As abuse victims and as women, we frequently let ourselves get talked into things. A pitch is made for our sympathy, and – without much resistance, without even voicing our concerns – we cave in.
There is nothing wrong with wanting to be an angel of mercy. As Christians, we are encouraged to be kind and tenderhearted (Eph. 4: 32).
This does not, however, require that we allow ourselves to be deceived and exploited by every con-man, hustler, cheat, and user who comes along. Here is what the Apostle Paul had to say on the subject: “If anyone is not willing to work, let him not eat” (2 Thess. 3: 10). Short and to the point.
Unfortunately, abuse victims are particularly prone to discounting their own opinions. We have been “trained” by the experience of abuse to ignore that queasy feeling in the pit of our stomachs.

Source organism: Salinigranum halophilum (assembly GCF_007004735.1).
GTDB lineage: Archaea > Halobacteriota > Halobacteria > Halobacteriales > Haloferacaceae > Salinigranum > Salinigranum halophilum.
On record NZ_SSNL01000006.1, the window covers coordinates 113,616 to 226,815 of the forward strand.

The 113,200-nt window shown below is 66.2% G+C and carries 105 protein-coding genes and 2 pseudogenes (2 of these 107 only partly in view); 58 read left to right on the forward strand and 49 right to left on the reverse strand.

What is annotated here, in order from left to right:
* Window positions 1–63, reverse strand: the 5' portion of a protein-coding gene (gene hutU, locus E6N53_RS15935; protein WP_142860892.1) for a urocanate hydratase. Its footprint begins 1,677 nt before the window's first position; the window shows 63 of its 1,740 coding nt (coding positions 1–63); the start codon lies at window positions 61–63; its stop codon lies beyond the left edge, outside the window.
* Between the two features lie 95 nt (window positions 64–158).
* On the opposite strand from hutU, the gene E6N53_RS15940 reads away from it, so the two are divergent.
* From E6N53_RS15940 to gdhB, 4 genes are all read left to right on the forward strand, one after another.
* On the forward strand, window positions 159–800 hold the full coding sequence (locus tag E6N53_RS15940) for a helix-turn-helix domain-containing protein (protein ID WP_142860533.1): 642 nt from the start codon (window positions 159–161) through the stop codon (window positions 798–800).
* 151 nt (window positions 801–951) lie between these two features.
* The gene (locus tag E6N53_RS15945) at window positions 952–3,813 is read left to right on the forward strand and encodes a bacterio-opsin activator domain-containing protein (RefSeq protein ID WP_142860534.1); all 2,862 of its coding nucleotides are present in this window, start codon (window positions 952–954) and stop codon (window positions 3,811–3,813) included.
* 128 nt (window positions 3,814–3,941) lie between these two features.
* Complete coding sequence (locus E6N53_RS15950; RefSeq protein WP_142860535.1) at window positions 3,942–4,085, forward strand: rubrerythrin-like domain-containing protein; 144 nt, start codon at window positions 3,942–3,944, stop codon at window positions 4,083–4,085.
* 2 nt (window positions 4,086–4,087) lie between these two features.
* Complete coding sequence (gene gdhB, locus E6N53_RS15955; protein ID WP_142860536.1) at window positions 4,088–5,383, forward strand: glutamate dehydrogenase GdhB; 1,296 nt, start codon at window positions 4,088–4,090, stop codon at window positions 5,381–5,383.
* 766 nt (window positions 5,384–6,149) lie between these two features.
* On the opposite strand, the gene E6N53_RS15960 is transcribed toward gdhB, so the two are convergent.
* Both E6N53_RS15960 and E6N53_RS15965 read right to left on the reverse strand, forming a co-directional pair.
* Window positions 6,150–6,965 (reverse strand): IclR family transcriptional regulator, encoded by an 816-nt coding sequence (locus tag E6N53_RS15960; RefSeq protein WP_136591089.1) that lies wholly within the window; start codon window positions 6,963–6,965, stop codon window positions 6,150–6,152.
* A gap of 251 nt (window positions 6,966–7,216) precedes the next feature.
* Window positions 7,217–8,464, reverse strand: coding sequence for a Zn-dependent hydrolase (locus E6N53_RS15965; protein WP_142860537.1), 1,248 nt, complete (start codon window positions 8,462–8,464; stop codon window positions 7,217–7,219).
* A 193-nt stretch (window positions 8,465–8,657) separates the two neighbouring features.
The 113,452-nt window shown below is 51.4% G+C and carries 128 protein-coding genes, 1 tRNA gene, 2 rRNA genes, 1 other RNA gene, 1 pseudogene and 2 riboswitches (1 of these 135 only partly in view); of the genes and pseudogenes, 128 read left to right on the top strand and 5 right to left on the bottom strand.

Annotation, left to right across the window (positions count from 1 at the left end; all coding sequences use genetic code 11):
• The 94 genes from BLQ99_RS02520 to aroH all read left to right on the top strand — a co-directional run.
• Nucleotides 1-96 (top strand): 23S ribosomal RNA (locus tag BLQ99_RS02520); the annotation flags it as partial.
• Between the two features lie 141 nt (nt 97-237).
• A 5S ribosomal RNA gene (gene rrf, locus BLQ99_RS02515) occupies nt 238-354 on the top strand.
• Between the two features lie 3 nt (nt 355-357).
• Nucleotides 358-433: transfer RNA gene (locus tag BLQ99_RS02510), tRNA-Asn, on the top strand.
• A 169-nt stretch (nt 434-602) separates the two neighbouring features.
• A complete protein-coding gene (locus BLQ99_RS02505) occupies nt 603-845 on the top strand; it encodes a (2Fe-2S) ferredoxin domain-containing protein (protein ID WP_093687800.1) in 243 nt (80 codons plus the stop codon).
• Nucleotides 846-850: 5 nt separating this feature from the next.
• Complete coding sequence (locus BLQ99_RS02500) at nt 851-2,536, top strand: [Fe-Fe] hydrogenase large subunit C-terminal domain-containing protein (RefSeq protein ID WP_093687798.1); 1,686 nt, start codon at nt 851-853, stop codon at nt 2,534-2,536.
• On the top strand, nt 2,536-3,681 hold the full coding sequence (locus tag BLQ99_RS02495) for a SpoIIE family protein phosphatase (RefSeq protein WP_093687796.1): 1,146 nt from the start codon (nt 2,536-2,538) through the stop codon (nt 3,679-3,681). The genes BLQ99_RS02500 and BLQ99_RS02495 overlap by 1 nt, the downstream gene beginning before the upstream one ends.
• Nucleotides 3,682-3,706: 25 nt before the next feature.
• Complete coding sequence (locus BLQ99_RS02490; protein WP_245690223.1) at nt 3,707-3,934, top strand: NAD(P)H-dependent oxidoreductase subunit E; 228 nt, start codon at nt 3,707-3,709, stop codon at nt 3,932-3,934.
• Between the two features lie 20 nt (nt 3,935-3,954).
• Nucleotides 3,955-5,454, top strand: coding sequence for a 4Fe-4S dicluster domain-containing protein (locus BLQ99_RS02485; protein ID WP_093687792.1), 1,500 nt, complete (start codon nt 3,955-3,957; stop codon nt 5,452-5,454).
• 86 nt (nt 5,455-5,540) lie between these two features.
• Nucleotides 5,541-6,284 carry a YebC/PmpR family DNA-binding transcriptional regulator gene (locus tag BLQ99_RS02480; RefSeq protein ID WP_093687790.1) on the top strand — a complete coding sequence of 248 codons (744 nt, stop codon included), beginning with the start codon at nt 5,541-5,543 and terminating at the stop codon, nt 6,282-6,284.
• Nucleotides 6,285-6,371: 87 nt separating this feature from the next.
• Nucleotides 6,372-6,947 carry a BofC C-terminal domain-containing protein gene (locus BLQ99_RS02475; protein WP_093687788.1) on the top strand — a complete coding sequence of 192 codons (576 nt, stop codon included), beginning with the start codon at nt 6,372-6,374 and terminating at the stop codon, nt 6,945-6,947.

And we long desperately to be loved. That often translates into an overwhelming desire to please others. Afraid of rejection, we hesitate to impose limits or make demands. So we set reason and instinct aside.
Say, your boyfriend wants his brother to move in temporarily, with the two of you. Ask yourself whether this exchange doesn’t sound familiar.
- Just for awhile, your boyfriend pleads.
Never mind that his brother casually overstayed a prior visit. Never mind that his brother is unemployed and will be unable to contribute to expenses, while you are juggling two jobs.
Never mind that his brother is the father of three children by two different women, none of whom he supports. Never mind that one of his “baby mamas” got so fed-up she threw him out, herself .
- His brother is turning over a new leaf, your boyfriend swears.
Never mind that there is no solid evidence of this. Never mind that you do not know his brother’s friends, associates, or arrest record . Never mind that the brother is unlikely ever to change his lifestyle (or drug habit). Continue reading